illustrated portrait of English poet and author Geoffrey Chaucer

Geoffrey Chaucer

Start Free Trial

What seems to be Chaucer's attitude toward the Church? What, if anything, is satirized?

Expert Answers

An illustration of the letter 'A' in a speech bubbles

In stories from Chaucer such as The Canterbury Tales, it should be clear that Chaucer has a rather dim view of the church. In your paper on Chaucer, you can write about how he satirizes practically everything church-related.

An example of satire can be seen in the Pardoner character....

See
This Answer Now

Start your 48-hour free trial to unlock this answer and thousands more. Enjoy eNotes ad-free and cancel anytime.

Get 48 Hours Free Access

In stories from Chaucer such as The Canterbury Tales, it should be clear that Chaucer has a rather dim view of the church. In your paper on Chaucer, you can write about how he satirizes practically everything church-related.

An example of satire can be seen in the Pardoner character. On the surface, he pretends to be pious, with a business-like approach to getting people right with God with their repenting. But in actuality, he is essentially a con man. This satirical depiction of people in this profession shows how Chaucer thinks that they are taking advantage of people’s religious beliefs to part them from their money.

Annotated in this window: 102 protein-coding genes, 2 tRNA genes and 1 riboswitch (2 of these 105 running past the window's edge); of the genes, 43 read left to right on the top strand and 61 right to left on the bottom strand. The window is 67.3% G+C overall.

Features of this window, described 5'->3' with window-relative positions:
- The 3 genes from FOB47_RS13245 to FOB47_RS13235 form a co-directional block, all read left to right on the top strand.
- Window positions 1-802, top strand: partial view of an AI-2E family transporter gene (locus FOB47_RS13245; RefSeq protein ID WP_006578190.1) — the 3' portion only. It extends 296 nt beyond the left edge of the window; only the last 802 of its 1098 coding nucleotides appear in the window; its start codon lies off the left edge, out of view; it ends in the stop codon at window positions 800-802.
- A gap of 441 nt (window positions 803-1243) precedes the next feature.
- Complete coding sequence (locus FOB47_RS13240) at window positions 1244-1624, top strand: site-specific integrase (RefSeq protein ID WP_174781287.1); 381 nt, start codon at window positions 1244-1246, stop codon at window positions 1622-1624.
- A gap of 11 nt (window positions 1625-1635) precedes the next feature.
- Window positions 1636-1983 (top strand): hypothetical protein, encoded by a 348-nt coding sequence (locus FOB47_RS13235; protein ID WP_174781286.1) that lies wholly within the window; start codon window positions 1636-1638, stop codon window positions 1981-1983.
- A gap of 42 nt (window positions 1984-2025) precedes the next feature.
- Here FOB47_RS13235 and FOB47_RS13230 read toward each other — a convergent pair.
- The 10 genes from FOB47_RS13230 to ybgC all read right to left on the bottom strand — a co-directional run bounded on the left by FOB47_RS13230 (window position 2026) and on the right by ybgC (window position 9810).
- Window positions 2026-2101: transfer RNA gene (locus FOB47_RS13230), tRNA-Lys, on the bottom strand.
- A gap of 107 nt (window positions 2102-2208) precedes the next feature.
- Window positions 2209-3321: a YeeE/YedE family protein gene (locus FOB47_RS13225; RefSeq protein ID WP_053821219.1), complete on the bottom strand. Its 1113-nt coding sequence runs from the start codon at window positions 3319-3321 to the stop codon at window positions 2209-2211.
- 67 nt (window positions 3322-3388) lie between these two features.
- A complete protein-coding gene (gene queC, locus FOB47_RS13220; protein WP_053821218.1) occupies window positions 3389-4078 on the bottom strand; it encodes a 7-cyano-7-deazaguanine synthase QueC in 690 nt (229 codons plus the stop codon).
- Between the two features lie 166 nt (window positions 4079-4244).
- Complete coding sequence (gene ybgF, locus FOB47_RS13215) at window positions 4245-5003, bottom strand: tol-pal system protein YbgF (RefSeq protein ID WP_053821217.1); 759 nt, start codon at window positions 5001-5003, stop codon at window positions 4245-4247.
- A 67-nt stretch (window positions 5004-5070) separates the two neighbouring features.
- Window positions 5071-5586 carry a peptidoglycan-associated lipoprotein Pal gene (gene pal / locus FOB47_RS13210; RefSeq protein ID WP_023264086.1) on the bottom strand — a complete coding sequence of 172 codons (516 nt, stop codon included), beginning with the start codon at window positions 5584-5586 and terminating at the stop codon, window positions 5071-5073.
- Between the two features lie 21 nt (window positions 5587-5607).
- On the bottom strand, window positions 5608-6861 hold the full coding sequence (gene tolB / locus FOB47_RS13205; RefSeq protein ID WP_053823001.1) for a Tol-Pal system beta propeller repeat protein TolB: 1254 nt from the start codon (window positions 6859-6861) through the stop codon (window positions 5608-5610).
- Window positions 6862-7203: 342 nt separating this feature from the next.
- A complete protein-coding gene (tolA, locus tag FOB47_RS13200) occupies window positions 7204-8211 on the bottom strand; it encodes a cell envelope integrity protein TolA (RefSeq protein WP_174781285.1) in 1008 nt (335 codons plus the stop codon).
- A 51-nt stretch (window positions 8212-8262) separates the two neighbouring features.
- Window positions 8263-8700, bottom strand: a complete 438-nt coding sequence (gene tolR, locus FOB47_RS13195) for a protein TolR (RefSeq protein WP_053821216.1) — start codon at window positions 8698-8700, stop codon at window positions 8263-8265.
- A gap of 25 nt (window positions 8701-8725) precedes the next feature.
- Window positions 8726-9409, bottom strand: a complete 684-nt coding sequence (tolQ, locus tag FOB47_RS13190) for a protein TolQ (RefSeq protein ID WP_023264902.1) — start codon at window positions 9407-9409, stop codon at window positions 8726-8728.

There are times where the Pardoner openly admits to those he’s not preying upon that he uses fake religious relics and has no interest in whether his clients end up redeemed or not. He even sells “indulgences,” which are supposed to be a way to reduce how much punishment you have to make up for in the afterlife.

It could help the cause of your paper to write about the Pardoner’s intense hypocrisy, criticizing greed in others while being greedy himself. Other characters that Chaucer uses for satire include the Summoner, the Monk, and the Friar. The Monk, for example, is depicted as having sleeves worked with fur at the end, and other parts of his clothing are adorned with gold, despite his supposedly being a humble man of God.

Approved by eNotes Editorial Team